Wednesday, September 06, 2006

Why isn’t the obvious obvious to others?

One of the reoccurring themes in my work is the need for those who are involved with a problem to find their own solution and to implement that solution. I can get quite passionate about the need for action and the demotivating effects of having someone else work out the solution and simple pass it on for you to execute.

Still there may be occasions were an outsider’s view can be helpful. I’m sure we’ve all been in situation were we are powerless to effect a decision, it could be events in our office, our company’s strategy, or Government policy, perhaps its a football team selection. What is obvious to us, and often obvious to our drinking partners too, somehow isn’t obvious to those charged with making the decisions: our manager, the prime minister, the team manager. Why is the obvious not so obvious?

One reason might simply be that we (who think we see an obvious answer) lack information. Sure doing X is obvious, and sure the people in charge have considered it but doing X will effect Y. That Y exists and is a potential problem might not be common knowledge, or it could be something that we are simply ignorant of.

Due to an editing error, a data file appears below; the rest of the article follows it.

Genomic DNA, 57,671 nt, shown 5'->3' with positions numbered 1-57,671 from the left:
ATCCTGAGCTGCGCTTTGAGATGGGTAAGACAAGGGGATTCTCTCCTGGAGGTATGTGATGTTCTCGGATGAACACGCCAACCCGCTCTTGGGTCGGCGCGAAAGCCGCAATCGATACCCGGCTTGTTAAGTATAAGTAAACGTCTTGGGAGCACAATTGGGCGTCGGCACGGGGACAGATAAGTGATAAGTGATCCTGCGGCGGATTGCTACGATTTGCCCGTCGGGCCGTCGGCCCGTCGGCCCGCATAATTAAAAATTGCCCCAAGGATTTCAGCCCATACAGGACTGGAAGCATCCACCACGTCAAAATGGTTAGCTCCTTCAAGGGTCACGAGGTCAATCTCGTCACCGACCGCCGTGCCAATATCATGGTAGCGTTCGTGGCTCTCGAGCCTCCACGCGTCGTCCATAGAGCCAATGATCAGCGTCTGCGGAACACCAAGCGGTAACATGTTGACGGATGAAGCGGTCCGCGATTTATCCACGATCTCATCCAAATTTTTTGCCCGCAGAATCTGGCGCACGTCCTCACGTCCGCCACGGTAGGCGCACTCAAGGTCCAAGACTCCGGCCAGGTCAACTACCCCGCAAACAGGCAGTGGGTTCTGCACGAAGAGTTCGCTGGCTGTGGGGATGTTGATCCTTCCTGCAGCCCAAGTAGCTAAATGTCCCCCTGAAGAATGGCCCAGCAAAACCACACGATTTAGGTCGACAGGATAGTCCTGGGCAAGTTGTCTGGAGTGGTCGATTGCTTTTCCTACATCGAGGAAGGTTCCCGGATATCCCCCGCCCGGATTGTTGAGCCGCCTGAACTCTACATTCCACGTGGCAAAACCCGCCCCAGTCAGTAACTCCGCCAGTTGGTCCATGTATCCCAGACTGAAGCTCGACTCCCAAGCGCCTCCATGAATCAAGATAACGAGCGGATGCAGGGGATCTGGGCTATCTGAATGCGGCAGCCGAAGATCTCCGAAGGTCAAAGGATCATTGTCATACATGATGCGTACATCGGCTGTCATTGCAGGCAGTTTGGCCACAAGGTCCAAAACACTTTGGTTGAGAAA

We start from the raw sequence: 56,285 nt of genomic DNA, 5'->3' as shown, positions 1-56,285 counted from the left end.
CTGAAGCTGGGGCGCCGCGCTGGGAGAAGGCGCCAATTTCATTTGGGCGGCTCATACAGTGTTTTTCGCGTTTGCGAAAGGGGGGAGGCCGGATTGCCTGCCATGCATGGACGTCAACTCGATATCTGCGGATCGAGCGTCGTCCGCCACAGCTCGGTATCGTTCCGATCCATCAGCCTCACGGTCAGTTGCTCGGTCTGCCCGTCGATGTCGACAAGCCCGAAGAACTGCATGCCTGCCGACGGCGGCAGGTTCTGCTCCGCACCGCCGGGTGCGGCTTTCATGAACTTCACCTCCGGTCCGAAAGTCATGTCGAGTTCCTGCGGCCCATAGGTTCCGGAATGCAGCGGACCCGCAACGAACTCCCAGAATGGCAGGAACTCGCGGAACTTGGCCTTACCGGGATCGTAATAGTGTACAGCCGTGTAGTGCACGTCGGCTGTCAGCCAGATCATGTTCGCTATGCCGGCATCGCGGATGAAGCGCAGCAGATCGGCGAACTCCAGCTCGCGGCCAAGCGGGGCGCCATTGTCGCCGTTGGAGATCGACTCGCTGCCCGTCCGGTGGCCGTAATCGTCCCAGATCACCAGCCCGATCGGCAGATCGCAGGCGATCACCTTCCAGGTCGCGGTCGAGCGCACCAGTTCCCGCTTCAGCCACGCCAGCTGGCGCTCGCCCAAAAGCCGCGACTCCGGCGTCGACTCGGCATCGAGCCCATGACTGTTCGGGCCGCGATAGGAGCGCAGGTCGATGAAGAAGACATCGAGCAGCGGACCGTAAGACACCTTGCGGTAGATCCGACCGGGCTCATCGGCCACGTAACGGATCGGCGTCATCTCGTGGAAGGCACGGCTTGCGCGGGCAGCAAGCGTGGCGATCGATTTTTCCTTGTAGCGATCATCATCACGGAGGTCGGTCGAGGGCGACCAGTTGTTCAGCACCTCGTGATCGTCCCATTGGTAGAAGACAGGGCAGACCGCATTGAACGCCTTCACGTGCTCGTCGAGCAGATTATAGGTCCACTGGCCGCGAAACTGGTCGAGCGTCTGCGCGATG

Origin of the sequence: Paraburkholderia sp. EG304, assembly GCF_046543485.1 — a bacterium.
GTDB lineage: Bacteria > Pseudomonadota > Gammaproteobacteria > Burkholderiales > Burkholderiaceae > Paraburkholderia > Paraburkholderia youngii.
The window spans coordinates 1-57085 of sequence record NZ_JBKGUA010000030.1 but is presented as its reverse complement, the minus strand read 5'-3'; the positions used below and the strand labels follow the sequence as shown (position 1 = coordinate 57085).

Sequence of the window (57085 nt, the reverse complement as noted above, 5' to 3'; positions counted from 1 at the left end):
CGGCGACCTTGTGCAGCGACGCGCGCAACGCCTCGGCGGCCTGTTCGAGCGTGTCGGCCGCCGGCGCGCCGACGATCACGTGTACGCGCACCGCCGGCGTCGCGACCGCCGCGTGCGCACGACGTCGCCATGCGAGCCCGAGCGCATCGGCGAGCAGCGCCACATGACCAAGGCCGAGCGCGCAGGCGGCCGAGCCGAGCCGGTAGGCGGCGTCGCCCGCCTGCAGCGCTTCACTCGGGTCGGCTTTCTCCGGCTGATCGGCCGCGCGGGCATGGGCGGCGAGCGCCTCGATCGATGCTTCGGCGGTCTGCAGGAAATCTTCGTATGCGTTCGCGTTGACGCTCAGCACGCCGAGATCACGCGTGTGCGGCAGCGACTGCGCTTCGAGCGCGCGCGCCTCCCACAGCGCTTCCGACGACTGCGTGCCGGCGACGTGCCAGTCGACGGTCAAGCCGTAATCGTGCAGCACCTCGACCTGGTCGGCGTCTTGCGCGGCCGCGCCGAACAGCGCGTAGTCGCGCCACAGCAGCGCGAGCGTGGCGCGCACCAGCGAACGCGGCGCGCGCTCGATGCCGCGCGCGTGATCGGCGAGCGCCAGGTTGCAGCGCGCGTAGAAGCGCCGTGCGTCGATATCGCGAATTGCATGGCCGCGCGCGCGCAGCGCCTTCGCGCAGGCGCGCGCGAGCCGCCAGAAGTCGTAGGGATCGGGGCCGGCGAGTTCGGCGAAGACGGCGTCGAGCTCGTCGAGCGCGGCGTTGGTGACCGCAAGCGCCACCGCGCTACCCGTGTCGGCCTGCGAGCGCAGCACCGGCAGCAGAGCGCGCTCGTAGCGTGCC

This explanation also works in reverse, particular were knowledge is needed. For example, as someone with lots of experience in IT I have a lot of knowledge, this allows me to see obvious solutions to many IT problems. So, its obvious to me that bid Government IT projects will go wrong but that never seems clear to those who authorise them.

A second reason is that what we consider obvious simply isn’t obvious to those making the decision. Perhaps they see a lot of related issues so can’t see the wood for the trees; perhaps they have some personal stake that makes it hard for them to do X; or perhaps it simply isn’t obvious. In such cases it can be possible to be too close to the problem.

I noticed this the other week. I was having problems sorting out some problems of my own when a friend called looking for advice for her problems. After hearing her problems I made some suggestions, the solutions seemed straight forward, at the end of the conversation she said something like “Yes, they are good ideas I’ll try them.” While I was able to solve someone else’s problems I couldn’t solve my own.

So, sometimes you can’t solve your own problems even when there is an “obvious” solution. You need help to see the problem. How can we reconcile this with my opening point about the need for people to find their own solutions and act on them? Well, I think the trick is two fold: first know when you need an outsiders opinion, and two, if you are that outsider, try and give the solution in such a way that the person asking takes the solution as their own.